The Mush Plain Massacre – Testimony of Noemzar Muradyan, 1915

The Mush Plain MassacreIn her memoirs, Noemzar Muradyan tells how the Kurds ravaged and burned the Mush plain early in the morning on the day of the holiday of Vardavar in 1915. The Kurds killed her Husband Daniel on the holiday of Vardavar as well. The massacre in Mush plain began on this day.

“It was Sunday. There was a fuss that the Kurds started a massacre in Mush plain. Men were gathered and taken away, and women and children were locked up in the hayloft and burned.

I gathered my children and went to the hayloft. I waited a bit and then sneaked onto the roof. I saw that the houses of our village were covered with smoke.

My youngest daughter was a baby. Avisar, Grigor, Sos, Kyaram, and Satik were my five children. ‘What to do?’ I thought in horror. We tried to leave the hayloft, but the Kurds noticed us from afar. They approached us and threw us into the hayloft.

I saw our neighbors there, crying and screaming. My youngest daughter also began to cry out loud. The Kurds locked the door and left. In a bit, I noticed that the corner of the hayloft was collapsed, letting in some light. I pulled out a couple of stones and pushed the children out.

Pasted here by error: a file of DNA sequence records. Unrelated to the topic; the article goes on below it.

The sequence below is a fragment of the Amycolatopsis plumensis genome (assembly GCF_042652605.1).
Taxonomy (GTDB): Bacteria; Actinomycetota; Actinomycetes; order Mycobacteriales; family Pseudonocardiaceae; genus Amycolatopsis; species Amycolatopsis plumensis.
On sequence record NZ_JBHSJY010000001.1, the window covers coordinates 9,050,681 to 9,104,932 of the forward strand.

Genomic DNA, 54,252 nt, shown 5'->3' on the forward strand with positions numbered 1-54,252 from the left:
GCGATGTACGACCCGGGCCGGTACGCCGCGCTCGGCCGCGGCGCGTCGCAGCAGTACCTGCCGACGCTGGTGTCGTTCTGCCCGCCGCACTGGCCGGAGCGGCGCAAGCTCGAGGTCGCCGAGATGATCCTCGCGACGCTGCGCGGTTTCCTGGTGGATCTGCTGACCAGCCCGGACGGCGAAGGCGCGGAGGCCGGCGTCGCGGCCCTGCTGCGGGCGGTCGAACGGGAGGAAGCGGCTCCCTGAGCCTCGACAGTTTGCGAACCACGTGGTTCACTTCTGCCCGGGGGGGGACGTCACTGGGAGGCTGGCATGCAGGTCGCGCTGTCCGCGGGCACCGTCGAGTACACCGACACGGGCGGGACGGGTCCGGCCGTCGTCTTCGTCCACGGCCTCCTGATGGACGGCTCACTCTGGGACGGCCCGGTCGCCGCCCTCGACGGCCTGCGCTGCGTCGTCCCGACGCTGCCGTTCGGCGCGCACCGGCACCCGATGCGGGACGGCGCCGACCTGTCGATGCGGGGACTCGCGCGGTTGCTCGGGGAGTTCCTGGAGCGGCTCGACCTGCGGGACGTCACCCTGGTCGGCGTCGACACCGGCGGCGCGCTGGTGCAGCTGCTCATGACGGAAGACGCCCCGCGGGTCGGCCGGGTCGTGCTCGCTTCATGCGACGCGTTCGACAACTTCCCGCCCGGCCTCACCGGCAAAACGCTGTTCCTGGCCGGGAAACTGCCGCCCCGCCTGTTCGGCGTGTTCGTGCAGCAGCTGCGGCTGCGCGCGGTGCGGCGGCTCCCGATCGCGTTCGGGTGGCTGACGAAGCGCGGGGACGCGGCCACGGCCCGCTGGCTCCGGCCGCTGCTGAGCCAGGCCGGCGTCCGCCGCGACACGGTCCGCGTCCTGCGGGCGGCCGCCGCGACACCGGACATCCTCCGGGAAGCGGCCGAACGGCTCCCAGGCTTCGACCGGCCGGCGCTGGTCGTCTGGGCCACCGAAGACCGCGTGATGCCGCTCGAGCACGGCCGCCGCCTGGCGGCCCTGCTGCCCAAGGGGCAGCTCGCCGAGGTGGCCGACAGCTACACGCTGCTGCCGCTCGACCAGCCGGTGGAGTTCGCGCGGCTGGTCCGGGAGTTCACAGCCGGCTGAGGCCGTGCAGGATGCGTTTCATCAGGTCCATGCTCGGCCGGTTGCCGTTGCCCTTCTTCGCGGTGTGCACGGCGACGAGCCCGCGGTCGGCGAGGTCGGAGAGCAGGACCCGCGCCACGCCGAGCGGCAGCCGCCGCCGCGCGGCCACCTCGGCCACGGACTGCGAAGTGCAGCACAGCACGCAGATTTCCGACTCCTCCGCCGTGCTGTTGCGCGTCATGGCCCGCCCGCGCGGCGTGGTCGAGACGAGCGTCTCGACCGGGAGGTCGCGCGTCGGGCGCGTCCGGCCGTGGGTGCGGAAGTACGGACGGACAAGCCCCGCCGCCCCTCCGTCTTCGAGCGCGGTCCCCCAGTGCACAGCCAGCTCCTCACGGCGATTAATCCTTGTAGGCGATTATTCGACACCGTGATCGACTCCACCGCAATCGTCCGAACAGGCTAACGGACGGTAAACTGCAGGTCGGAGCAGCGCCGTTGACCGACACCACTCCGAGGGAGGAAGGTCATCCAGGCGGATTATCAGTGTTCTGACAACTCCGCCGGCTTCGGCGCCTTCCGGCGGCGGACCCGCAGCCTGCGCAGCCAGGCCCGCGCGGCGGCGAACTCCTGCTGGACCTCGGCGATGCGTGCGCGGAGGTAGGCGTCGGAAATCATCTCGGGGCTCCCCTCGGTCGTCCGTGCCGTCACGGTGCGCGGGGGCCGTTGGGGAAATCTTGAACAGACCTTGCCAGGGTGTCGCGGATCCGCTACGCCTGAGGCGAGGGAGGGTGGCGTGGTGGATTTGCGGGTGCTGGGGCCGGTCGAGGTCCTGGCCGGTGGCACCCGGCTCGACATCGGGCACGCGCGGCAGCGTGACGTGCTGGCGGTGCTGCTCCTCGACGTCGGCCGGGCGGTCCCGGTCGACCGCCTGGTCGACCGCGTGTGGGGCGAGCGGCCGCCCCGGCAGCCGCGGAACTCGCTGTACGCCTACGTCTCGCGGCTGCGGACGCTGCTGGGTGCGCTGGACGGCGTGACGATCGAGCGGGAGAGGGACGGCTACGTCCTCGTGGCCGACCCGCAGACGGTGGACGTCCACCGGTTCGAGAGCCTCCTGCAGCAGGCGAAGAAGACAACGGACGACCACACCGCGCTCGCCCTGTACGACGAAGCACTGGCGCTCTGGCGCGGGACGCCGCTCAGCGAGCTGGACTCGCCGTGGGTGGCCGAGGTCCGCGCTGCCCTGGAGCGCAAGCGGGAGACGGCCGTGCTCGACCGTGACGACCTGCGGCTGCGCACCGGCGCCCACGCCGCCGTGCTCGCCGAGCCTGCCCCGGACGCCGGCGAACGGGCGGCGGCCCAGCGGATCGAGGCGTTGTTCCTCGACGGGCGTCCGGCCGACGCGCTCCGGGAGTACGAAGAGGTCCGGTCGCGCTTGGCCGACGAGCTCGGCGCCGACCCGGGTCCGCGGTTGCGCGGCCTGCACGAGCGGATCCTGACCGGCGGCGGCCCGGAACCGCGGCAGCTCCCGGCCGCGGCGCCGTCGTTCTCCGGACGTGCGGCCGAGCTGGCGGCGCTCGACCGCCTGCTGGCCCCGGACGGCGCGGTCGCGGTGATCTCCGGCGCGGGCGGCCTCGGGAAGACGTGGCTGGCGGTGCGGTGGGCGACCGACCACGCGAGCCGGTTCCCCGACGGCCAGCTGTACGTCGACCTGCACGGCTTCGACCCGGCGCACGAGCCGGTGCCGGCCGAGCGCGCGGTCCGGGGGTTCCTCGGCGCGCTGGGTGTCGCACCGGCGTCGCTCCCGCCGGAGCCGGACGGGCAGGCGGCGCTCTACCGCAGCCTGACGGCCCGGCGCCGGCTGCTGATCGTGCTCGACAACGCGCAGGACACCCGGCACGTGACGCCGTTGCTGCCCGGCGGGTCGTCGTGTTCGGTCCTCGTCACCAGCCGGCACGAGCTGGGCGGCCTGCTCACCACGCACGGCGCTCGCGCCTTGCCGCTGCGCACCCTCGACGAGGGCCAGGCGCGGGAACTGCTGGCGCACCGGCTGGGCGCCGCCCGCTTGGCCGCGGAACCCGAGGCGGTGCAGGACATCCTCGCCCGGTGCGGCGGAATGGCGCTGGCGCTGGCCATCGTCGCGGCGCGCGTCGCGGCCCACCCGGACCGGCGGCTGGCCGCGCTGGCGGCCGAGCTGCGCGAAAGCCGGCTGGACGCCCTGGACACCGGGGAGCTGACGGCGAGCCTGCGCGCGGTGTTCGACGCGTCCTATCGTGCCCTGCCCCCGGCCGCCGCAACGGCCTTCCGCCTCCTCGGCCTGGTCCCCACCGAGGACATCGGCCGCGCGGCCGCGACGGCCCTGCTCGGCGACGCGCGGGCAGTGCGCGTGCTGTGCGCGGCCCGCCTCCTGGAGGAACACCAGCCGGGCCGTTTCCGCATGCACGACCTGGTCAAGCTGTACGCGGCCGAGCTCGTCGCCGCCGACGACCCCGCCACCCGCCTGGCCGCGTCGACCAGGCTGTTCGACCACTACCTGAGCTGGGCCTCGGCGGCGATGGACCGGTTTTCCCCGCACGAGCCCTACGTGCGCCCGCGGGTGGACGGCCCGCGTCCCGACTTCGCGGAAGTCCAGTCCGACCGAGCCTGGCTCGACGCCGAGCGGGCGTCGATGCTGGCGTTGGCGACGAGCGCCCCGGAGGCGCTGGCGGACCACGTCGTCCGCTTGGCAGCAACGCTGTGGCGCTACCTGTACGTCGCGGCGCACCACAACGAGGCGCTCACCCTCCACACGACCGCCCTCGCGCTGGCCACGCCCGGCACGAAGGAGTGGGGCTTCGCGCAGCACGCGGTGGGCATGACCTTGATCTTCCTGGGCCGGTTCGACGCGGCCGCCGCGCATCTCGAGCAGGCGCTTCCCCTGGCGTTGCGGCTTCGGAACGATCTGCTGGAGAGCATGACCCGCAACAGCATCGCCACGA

And suddenly, I lost sight of Sos. It couldn’t find him and get him out.

I crawled out, and we ran to the stable of the nearest house. Then, we hid in a pile of hay.

Suddenly, we heard screams. The Kurds set the hayloft on fire. Everyone was screaming, and the fire was crackling. My dear son, what was it, what was it?… I can’t forget this day.

We alternately overcame many obstacles. Thousands of times, we looked into the eyes of death. But I managed to save my three children and reach the coast of Akhuryan River. My beautiful Sos had disappeared without a trace on the roads of deportation or had maybe drowned crossing the river. Maybe the Turks and Kurds took him away. During the deportation, my Satik had died of thirst as well, endlessly asking for water, saying, “Boo! Boo!”…

I and my three children survived the massacre. I would then get married again, relying on fate. Now, every time before bed, I thank God for each day that I live through. Every morning, I ask the Lord “not to shed tears.”

Verzhine Svazlyan, “Armenian Genocide: Testimonies of Survivors”, Second supplemented edition, Yerevan, “Gitutyun”, National Academy of Sciences of Armenia, 2011, certificate 7, p. 88.

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